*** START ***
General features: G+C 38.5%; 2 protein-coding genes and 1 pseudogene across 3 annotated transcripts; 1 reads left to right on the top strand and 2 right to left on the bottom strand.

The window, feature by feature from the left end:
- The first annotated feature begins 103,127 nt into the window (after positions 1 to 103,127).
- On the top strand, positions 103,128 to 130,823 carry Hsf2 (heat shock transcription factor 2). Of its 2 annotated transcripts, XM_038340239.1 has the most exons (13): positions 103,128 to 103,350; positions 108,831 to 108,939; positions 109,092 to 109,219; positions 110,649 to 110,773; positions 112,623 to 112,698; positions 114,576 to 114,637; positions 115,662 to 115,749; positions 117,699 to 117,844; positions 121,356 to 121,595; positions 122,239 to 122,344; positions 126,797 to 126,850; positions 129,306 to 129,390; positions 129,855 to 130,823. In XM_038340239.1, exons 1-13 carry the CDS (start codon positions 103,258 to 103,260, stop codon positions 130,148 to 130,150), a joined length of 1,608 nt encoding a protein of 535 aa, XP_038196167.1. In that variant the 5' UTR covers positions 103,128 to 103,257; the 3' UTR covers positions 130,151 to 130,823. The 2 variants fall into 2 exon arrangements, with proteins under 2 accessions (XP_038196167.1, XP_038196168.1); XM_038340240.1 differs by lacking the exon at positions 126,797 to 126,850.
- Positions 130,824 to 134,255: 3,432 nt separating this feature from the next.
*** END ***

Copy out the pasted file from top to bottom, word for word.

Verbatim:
General features: G+C 38.5%; 2 protein-coding genes and 1 pseudogene across 3 annotated transcripts; 1 reads left to right on the top strand and 2 right to left on the bottom strand.

The window, feature by feature from the left end:
- The first annotated feature begins 103,127 nt into the window (after positions 1 to 103,127).
- On the top strand, positions 103,128 to 130,823 carry Hsf2 (heat shock transcription factor 2). Of its 2 annotated transcripts, XM_038340239.1 has the most exons (13): positions 103,128 to 103,350; positions 108,831 to 108,939; positions 109,092 to 109,219; positions 110,649 to 110,773; positions 112,623 to 112,698; positions 114,576 to 114,637; positions 115,662 to 115,749; positions 117,699 to 117,844; positions 121,356 to 121,595; positions 122,239 to 122,344; positions 126,797 to 126,850; positions 129,306 to 129,390; positions 129,855 to 130,823. In XM_038340239.1, exons 1-13 carry the CDS (start codon positions 103,258 to 103,260, stop codon positions 130,148 to 130,150), a joined length of 1,608 nt encoding a protein of 535 aa, XP_038196167.1. In that variant the 5' UTR covers positions 103,128 to 103,257; the 3' UTR covers positions 130,151 to 130,823. The 2 variants fall into 2 exon arrangements, with proteins under 2 accessions (XP_038196167.1, XP_038196168.1); XM_038340240.1 differs by lacking the exon at positions 126,797 to 126,850.
- Positions 130,824 to 134,255: 3,432 nt separating this feature from the next.